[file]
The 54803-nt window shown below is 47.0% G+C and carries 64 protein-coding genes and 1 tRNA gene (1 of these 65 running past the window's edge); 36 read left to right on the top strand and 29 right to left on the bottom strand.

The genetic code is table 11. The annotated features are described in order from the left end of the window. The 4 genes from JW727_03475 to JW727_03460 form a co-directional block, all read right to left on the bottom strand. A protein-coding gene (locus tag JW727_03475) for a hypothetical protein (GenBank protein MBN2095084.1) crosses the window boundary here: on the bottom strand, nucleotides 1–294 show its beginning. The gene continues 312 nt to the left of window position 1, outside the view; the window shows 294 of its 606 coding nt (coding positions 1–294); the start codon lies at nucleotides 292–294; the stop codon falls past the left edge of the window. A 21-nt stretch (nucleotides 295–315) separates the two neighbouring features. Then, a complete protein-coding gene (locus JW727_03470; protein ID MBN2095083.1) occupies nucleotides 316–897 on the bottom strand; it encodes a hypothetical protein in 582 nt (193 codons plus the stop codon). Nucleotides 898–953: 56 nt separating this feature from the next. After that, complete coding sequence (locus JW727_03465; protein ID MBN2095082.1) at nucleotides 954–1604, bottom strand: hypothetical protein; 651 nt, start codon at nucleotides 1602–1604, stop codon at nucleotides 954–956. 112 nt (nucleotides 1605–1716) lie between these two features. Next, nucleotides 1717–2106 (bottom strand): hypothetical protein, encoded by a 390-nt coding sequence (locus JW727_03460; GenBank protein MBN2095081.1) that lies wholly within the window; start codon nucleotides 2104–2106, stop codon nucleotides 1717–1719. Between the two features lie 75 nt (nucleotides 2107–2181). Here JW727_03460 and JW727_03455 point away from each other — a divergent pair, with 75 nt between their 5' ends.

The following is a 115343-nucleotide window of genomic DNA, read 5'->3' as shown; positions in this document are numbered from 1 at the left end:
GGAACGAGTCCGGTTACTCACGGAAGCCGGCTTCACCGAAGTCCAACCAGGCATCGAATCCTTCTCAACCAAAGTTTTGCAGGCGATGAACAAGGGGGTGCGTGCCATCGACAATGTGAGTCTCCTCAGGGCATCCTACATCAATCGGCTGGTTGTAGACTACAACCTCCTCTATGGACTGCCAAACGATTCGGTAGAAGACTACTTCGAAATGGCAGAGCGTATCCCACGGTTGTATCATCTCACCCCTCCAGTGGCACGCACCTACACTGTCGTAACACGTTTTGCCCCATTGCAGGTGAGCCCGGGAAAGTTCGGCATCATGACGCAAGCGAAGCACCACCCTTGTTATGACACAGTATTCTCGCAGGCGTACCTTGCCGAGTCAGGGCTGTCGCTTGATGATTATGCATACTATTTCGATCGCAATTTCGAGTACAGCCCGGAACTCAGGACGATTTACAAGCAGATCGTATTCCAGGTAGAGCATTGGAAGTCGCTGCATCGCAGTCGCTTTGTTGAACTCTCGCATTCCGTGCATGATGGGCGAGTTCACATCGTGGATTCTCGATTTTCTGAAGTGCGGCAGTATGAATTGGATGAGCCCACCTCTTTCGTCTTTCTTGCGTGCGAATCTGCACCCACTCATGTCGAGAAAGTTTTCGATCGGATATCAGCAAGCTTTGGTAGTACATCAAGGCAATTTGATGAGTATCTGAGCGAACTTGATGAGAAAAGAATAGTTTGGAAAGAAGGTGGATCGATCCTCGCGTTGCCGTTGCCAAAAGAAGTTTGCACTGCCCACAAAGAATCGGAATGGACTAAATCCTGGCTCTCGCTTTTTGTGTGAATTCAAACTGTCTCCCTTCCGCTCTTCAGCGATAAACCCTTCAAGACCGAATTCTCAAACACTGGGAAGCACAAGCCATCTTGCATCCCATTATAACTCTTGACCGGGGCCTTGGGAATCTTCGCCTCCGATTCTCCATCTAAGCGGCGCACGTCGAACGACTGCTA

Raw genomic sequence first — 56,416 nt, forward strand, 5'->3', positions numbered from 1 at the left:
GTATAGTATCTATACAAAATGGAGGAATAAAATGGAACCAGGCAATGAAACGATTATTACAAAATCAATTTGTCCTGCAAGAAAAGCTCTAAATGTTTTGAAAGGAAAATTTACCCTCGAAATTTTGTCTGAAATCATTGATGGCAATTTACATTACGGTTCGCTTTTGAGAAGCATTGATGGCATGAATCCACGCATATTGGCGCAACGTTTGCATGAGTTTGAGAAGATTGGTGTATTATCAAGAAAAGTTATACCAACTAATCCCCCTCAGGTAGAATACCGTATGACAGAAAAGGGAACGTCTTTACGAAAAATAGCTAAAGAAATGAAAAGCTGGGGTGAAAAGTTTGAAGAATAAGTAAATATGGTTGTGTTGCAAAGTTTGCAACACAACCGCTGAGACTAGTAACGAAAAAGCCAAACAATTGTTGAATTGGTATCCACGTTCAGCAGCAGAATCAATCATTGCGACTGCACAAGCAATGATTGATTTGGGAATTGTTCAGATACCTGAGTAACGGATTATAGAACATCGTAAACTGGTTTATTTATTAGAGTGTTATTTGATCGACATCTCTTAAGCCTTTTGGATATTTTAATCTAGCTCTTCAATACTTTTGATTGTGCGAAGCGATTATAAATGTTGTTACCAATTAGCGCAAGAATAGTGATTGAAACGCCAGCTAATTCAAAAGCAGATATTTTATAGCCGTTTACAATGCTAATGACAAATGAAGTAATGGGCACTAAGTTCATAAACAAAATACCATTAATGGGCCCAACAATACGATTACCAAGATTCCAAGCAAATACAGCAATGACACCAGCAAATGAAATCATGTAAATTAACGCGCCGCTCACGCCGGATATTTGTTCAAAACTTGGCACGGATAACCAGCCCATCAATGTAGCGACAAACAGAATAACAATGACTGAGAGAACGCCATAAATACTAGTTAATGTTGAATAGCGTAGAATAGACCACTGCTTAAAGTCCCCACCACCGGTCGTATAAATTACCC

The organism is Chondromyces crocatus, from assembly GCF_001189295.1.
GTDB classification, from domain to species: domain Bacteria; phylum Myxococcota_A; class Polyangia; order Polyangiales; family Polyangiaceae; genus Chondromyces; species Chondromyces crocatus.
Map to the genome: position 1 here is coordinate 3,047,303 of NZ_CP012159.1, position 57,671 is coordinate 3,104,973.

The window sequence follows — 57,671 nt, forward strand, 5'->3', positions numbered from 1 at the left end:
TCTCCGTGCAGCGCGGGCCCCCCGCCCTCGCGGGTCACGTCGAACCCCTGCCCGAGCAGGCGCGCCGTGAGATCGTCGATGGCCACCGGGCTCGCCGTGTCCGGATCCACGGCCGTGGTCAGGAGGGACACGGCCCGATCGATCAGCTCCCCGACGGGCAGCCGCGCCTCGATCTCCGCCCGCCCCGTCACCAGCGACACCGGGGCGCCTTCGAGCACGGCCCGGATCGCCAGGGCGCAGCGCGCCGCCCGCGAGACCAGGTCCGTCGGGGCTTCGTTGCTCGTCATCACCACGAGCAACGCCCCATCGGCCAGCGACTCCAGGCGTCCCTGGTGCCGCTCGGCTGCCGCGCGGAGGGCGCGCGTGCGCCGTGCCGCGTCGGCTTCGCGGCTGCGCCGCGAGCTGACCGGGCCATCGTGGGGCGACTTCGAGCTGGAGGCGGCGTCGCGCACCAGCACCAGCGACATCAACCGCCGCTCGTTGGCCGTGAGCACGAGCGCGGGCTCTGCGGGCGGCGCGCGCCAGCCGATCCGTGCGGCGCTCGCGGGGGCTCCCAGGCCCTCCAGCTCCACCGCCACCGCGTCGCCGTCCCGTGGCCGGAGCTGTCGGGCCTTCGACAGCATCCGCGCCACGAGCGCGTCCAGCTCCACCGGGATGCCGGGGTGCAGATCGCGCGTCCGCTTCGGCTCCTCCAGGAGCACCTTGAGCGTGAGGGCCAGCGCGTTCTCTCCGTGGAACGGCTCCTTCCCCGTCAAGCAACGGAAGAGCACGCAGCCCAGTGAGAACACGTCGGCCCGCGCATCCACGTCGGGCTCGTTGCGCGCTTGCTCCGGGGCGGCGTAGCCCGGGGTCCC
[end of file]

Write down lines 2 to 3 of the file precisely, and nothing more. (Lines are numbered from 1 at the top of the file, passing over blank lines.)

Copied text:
The genetic code is table 11. The annotated features are described in order from the left end of the window. The 4 genes from JW727_03475 to JW727_03460 form a co-directional block, all read right to left on the bottom strand. A protein-coding gene (locus tag JW727_03475) for a hypothetical protein (GenBank protein MBN2095084.1) crosses the window boundary here: on the bottom strand, nucleotides 1–294 show its beginning. The gene continues 312 nt to the left of window position 1, outside the view; the window shows 294 of its 606 coding nt (coding positions 1–294); the start codon lies at nucleotides 292–294; the stop codon falls past the left edge of the window. A 21-nt stretch (nucleotides 295–315) separates the two neighbouring features. Then, a complete protein-coding gene (locus JW727_03470; protein ID MBN2095083.1) occupies nucleotides 316–897 on the bottom strand; it encodes a hypothetical protein in 582 nt (193 codons plus the stop codon). Nucleotides 898–953: 56 nt separating this feature from the next. After that, complete coding sequence (locus JW727_03465; protein ID MBN2095082.1) at nucleotides 954–1604, bottom strand: hypothetical protein; 651 nt, start codon at nucleotides 1602–1604, stop codon at nucleotides 954–956. 112 nt (nucleotides 1605–1716) lie between these two features. Next, nucleotides 1717–2106 (bottom strand): hypothetical protein, encoded by a 390-nt coding sequence (locus JW727_03460; GenBank protein MBN2095081.1) that lies wholly within the window; start codon nucleotides 2104–2106, stop codon nucleotides 1717–1719. Between the two features lie 75 nt (nucleotides 2107–2181). Here JW727_03460 and JW727_03455 point away from each other — a divergent pair, with 75 nt between their 5' ends.

The following is a 115343-nucleotide window of genomic DNA, read 5'->3' as shown; positions in this document are numbered from 1 at the left end: